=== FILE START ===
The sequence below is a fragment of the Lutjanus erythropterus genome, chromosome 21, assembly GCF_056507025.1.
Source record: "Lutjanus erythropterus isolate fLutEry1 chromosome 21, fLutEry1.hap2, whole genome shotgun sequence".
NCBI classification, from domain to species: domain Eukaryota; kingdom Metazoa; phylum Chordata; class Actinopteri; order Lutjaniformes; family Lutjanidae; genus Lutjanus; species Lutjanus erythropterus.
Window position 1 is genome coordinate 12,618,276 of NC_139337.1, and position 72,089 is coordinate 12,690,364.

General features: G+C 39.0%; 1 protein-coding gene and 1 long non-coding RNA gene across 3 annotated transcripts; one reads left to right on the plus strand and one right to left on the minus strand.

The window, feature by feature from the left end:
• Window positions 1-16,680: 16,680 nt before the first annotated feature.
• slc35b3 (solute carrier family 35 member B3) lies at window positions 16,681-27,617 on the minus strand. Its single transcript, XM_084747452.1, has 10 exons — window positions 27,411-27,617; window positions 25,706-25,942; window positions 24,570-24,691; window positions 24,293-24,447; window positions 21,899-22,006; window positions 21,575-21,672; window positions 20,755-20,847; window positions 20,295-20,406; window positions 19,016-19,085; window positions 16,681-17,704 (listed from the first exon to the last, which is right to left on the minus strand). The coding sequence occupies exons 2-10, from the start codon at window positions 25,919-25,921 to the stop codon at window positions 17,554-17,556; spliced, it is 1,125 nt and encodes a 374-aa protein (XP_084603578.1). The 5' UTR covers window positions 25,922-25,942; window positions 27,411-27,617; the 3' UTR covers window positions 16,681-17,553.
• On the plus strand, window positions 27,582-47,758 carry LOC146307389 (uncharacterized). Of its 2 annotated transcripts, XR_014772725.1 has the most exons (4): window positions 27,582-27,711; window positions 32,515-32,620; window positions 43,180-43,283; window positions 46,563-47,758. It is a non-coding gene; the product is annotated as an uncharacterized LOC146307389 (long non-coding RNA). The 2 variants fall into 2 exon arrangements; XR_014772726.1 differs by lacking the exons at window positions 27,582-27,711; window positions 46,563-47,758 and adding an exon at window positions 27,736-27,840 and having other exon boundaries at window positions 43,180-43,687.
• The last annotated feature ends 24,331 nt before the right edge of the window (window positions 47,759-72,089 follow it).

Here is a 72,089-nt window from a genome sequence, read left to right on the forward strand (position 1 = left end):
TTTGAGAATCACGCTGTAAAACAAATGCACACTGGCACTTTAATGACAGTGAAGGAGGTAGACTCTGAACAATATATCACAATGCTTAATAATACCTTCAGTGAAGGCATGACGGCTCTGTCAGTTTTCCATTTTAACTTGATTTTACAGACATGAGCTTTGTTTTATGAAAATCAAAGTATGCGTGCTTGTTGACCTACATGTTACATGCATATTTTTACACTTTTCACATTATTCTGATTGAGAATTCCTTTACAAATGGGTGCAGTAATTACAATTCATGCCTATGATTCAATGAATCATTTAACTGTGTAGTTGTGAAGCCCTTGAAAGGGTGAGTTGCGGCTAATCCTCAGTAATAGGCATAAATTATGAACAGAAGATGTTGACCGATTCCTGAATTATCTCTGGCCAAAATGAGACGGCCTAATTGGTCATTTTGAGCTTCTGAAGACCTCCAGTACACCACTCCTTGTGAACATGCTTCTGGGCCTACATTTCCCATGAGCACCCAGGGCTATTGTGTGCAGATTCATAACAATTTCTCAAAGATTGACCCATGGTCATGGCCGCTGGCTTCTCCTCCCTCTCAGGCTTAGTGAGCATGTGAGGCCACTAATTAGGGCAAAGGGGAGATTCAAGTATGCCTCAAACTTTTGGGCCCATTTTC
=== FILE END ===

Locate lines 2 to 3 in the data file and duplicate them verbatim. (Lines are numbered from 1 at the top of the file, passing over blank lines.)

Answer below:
Source record: "Lutjanus erythropterus isolate fLutEry1 chromosome 21, fLutEry1.hap2, whole genome shotgun sequence".
NCBI classification, from domain to species: domain Eukaryota; kingdom Metazoa; phylum Chordata; class Actinopteri; order Lutjaniformes; family Lutjanidae; genus Lutjanus; species Lutjanus erythropterus.